Though no known record exists for this period, if Roan’s Creek was like other churches in the area it probably did not meet together on a regular basis during the war. Small groups in homes would have been much safer. The records of the nearby Christian’s Chapel Church of Christ in northeastern Henderson County say that they continued to meet until the year 1862 when "owing to the troubled condition of the country, the members thought best for their personal safety and well being to absent themselves until more favorable opportunity should offer and there was no regular meeting until sometime in the year 1865 when the members that survived the gun again to come together..." Things were so bad in the neighborhood that the nearby Mud Creek Baptist Church reported that it had to postpone the communion service because no wine could be found. Some people left the county and went to southern Illinois near Metropolis and Moscow to wait out the war. The church in Metropolis was started by West Tennessee Christians, several of them from Roan’s Creek.
The End of the Civil War Through Reconstruction
By the end of the war most of the members from the early years were gone.
David Wilson, however, who had been baptized as a very young man in the 1820s and was still a member, was elected to the Tennessee Senate in 1866 during Reconstruction. By the 1870s the second and third generations with new additions made up the greater part of the membership. The downtrodden state of affairs in the South did not stop the activities of the church. David Lipscomb held a meeting in August of 1874 and E. G. Sewell in October of the same year. The church must have been large in the early 1870s because in 1879 one hundred twenty two members left to form the Williams Chapel Church. Just as Reconstruction was ending in Tennessee, Roan’s Creek completed its first 50 years of existence.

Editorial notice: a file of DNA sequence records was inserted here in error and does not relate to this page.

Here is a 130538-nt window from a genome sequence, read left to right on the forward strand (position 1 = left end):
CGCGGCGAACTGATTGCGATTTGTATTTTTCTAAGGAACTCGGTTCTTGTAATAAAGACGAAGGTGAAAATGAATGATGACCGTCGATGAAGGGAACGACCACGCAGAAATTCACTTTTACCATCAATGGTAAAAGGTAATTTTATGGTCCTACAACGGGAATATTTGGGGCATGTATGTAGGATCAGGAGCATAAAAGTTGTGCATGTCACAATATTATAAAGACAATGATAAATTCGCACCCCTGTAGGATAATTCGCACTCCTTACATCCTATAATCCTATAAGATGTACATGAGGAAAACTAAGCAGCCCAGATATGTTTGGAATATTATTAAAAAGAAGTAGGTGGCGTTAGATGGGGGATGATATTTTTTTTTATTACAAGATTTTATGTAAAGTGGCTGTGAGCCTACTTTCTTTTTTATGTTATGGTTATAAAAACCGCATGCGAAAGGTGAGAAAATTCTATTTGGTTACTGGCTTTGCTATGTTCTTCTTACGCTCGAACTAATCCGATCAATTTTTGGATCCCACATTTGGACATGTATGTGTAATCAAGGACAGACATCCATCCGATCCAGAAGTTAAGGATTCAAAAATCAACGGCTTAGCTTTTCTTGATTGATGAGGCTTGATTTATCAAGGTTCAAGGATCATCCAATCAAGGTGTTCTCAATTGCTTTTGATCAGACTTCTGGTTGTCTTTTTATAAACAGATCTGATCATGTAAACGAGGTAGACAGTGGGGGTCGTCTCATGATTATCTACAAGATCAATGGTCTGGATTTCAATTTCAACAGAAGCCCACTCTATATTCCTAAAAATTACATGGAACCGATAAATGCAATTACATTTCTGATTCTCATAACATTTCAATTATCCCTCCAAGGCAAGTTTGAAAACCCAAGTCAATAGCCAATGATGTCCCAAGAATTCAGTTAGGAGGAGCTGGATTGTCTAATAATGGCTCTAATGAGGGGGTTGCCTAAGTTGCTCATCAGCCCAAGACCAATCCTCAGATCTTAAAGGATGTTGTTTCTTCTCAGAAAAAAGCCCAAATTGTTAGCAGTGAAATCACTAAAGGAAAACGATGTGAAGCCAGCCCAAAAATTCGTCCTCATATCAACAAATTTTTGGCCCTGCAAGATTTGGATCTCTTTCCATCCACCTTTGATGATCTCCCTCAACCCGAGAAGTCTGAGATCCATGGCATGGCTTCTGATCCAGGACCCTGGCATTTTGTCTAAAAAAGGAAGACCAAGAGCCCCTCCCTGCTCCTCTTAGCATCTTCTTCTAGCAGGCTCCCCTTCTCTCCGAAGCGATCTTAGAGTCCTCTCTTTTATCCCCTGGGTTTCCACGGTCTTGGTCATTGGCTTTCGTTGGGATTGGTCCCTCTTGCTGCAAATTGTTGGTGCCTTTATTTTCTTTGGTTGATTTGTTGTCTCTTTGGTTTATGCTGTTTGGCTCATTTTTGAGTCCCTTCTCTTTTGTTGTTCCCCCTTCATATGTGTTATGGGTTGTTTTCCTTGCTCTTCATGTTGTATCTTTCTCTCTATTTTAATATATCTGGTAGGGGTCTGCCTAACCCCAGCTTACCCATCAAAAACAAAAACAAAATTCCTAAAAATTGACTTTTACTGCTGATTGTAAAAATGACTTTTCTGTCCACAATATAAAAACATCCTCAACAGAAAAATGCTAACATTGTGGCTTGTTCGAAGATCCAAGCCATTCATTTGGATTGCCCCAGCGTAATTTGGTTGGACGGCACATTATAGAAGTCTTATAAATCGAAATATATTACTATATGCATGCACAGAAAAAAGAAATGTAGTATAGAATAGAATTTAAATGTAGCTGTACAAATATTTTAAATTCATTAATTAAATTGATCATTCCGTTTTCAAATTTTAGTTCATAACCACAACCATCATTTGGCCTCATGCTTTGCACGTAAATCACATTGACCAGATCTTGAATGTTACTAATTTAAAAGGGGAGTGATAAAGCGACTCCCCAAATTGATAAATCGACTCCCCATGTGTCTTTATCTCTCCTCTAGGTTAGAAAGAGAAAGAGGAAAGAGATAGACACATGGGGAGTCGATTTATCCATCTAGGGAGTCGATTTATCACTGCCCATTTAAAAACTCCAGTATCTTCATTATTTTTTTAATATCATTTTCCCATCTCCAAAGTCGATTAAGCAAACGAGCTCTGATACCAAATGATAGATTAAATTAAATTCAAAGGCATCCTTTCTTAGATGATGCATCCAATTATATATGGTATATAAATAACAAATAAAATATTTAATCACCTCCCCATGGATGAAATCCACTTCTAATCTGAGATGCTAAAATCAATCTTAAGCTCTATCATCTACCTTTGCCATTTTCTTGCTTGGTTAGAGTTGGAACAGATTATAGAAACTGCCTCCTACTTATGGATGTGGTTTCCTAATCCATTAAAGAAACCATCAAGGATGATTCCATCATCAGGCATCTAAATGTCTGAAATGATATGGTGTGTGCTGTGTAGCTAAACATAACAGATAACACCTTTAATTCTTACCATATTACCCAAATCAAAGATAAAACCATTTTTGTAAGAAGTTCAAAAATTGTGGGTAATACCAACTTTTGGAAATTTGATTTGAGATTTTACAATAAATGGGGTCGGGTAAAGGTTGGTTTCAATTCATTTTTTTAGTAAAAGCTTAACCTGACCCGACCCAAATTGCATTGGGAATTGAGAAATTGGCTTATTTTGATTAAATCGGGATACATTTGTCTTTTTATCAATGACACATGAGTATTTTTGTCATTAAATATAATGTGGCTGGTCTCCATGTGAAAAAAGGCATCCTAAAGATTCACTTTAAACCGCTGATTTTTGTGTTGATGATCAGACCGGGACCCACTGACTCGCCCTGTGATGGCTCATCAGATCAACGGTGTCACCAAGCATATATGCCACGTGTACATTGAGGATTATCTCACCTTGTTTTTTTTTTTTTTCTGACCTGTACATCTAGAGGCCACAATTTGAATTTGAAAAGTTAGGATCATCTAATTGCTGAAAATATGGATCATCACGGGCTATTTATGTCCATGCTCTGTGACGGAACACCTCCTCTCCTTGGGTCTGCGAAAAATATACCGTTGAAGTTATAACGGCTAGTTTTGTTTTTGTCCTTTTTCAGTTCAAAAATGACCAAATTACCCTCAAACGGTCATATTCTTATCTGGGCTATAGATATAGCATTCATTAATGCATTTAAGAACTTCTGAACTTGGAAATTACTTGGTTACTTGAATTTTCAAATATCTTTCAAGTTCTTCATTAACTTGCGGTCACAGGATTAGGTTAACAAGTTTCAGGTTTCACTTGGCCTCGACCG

Some Obituaries of the Earliest Members
A history of a church of necessity deals mainly with facts and conjectures. It is hard to capture the spirit of the people by relating events. The following obituaries of some of the earliest members reveal, at least in part, the regard in which members were held and the faith they displayed.
Elizabeth Wood Gist, Charter Member, written by her son, Christopher H. Gist, Jr. Evangelist
Permit me to inform you, and those whom it may concern, of the death of my ever dear mother! She departed this life on the 15th of June, in the 60th year of her age, after a lingering illness of more than five months. She has been a member of the Christian Church for more than 30 years, and such heavenly calmness as she manifested in her expiring moments I have scarely ever beheld. Truly "the righteous have hope in their death." She has left behind her an aged companion and numberous friends and relatives who all mourn her loss. But "we mourn not as those who have no hope" for by her life and by her death, she has given us the strongest possible assurance, that she has but exchanged a world of sorrow and suffering, for a world of bliss. C. H. Gist Published in Bible Advocate 1843.
Christopher H. Gist, Evangelist, one of the Charter Children